Some folks will see this as a big problem. To them, when "a leading Christian publisher of youth ministry material" is teaching youth leaders to incorporate New Age activities into their churches in order to invite "direct experiences with God," it's a big problem.
Forgive me, but I'm not that concerned about it.
Why? Simply because I doubt that very many churches that are now committed to the sufficiency of Scripture are likely to abandon it impulsively in favor of yoga, transcendental meditation, and centering "prayers." I suspect that this sudden love for ancient exercises of "spirituality" is simply a reaction to the already-present-but-only-now-recognized emptiness in youth ministry grounded in feelings, felt needs, friends, and fun. Is yoga bad for the Church? Sure, but it's just a symptom, not the cancer itself.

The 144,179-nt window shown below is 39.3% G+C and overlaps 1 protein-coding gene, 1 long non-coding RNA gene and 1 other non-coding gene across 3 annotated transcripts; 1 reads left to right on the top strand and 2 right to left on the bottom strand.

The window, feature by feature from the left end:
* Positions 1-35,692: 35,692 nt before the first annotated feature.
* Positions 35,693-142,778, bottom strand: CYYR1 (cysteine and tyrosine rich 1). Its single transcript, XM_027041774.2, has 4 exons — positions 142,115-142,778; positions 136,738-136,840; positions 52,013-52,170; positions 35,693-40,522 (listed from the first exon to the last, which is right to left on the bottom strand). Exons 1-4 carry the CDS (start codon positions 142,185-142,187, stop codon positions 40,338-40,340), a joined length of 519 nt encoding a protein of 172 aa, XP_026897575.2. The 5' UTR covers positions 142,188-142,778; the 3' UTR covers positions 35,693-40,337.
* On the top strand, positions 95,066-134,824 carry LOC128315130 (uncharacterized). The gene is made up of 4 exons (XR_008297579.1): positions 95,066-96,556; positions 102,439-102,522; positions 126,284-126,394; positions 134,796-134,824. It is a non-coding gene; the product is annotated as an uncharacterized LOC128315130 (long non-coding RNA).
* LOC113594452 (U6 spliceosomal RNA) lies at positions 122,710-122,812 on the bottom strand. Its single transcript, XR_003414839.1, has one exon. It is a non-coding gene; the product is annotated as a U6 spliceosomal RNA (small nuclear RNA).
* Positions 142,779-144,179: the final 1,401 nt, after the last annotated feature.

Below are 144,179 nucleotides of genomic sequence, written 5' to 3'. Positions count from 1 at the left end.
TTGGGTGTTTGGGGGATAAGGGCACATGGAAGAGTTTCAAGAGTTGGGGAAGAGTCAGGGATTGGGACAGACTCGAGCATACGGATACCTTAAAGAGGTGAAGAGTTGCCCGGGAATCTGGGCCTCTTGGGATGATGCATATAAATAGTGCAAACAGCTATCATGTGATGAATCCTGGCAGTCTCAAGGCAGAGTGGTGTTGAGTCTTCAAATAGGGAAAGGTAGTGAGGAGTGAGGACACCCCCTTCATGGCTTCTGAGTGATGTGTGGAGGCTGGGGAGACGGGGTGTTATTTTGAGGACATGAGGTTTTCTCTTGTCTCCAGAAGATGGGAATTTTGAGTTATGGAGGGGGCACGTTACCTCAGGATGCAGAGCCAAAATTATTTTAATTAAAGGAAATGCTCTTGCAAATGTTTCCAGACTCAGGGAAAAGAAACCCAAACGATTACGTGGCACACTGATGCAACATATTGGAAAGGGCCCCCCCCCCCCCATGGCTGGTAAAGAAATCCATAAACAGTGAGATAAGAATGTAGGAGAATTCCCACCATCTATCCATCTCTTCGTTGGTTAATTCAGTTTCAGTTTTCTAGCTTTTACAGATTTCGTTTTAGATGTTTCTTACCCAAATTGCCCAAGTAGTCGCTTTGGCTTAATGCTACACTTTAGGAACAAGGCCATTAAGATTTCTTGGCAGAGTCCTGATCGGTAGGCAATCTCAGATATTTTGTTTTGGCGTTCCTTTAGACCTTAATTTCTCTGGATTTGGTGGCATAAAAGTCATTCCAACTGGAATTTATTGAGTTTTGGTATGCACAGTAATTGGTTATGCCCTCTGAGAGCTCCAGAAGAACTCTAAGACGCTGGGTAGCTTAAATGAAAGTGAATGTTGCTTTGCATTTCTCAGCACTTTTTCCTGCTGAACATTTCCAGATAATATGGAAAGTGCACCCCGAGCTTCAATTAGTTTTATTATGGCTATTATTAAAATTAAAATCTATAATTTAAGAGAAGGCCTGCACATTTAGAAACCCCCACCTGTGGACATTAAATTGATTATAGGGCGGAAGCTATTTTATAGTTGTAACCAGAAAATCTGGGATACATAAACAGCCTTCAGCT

I wonder if this trend is arising because young people are bright enough to figure out what their purpose-driven youth pastor is only beginning to sense—that their shepherd has no clue how to find clean, thirst-quenching water. That their shepherd only seems to find stale, putrid pools of storm run-off. That their shepherd has never learned for himself that his soul must thirst to know and worship the God of the Word, not the god conjured by the imaginations of the fallen mind. The bad news is that these New Age shepherds are only taking the sheep to another dirty puddle.
This might be a good thing. Maybe—just maybe—a few pastors will sprout some discernment when they see that some of the leaders in youth minstry are leading, but in the wrong direction. Or maybe I'm just an optimist.